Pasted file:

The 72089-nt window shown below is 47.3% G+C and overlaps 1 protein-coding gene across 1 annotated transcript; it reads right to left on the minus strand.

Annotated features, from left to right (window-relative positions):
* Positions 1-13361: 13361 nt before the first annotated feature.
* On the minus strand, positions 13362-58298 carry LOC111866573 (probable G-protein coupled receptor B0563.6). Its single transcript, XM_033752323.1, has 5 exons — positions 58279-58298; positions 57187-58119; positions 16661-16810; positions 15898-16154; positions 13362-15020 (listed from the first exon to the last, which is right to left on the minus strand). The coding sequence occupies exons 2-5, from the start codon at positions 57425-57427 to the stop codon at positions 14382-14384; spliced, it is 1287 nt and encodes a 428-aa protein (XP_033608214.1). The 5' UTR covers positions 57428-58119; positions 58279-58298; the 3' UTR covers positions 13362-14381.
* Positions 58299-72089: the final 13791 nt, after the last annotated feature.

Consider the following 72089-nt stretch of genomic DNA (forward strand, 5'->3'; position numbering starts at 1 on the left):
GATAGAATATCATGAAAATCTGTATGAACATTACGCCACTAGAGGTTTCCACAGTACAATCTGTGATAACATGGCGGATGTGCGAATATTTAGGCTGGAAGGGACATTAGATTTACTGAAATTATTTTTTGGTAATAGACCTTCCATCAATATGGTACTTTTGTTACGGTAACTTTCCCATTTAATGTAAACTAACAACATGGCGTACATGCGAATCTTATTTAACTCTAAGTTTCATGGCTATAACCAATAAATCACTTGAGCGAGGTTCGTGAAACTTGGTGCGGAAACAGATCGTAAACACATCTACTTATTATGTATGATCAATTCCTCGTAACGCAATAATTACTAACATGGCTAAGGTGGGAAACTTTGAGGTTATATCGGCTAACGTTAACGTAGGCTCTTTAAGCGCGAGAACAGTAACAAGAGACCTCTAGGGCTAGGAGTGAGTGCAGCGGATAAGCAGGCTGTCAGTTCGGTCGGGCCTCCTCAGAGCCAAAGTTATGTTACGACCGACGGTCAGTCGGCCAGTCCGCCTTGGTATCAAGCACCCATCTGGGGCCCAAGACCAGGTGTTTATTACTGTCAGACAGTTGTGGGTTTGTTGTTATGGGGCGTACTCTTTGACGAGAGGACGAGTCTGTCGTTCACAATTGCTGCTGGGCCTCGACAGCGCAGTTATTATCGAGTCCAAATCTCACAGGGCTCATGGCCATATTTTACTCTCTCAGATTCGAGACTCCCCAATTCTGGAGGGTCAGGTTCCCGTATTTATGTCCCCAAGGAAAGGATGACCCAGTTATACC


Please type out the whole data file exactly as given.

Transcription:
The 72089-nt window shown below is 47.3% G+C and overlaps 1 protein-coding gene across 1 annotated transcript; it reads right to left on the minus strand.

Annotated features, from left to right (window-relative positions):
* Positions 1-13361: 13361 nt before the first annotated feature.
* On the minus strand, positions 13362-58298 carry LOC111866573 (probable G-protein coupled receptor B0563.6). Its single transcript, XM_033752323.1, has 5 exons — positions 58279-58298; positions 57187-58119; positions 16661-16810; positions 15898-16154; positions 13362-15020 (listed from the first exon to the last, which is right to left on the minus strand). The coding sequence occupies exons 2-5, from the start codon at positions 57425-57427 to the stop codon at positions 14382-14384; spliced, it is 1287 nt and encodes a 428-aa protein (XP_033608214.1). The 5' UTR covers positions 57428-58119; positions 58279-58298; the 3' UTR covers positions 13362-14381.
* Positions 58299-72089: the final 13791 nt, after the last annotated feature.

Consider the following 72089-nt stretch of genomic DNA (forward strand, 5'->3'; position numbering starts at 1 on the left):
GATAGAATATCATGAAAATCTGTATGAACATTACGCCACTAGAGGTTTCCACAGTACAATCTGTGATAACATGGCGGATGTGCGAATATTTAGGCTGGAAGGGACATTAGATTTACTGAAATTATTTTTTGGTAATAGACCTTCCATCAATATGGTACTTTTGTTACGGTAACTTTCCCATTTAATGTAAACTAACAACATGGCGTACATGCGAATCTTATTTAACTCTAAGTTTCATGGCTATAACCAATAAATCACTTGAGCGAGGTTCGTGAAACTTGGTGCGGAAACAGATCGTAAACACATCTACTTATTATGTATGATCAATTCCTCGTAACGCAATAATTACTAACATGGCTAAGGTGGGAAACTTTGAGGTTATATCGGCTAACGTTAACGTAGGCTCTTTAAGCGCGAGAACAGTAACAAGAGACCTCTAGGGCTAGGAGTGAGTGCAGCGGATAAGCAGGCTGTCAGTTCGGTCGGGCCTCCTCAGAGCCAAAGTTATGTTACGACCGACGGTCAGTCGGCCAGTCCGCCTTGGTATCAAGCACCCATCTGGGGCCCAAGACCAGGTGTTTATTACTGTCAGACAGTTGTGGGTTTGTTGTTATGGGGCGTACTCTTTGACGAGAGGACGAGTCTGTCGTTCACAATTGCTGCTGGGCCTCGACAGCGCAGTTATTATCGAGTCCAAATCTCACAGGGCTCATGGCCATATTTTACTCTCTCAGATTCGAGACTCCCCAATTCTGGAGGGTCAGGTTCCCGTATTTATGTCCCCAAGGAAAGGATGACCCAGTTATACC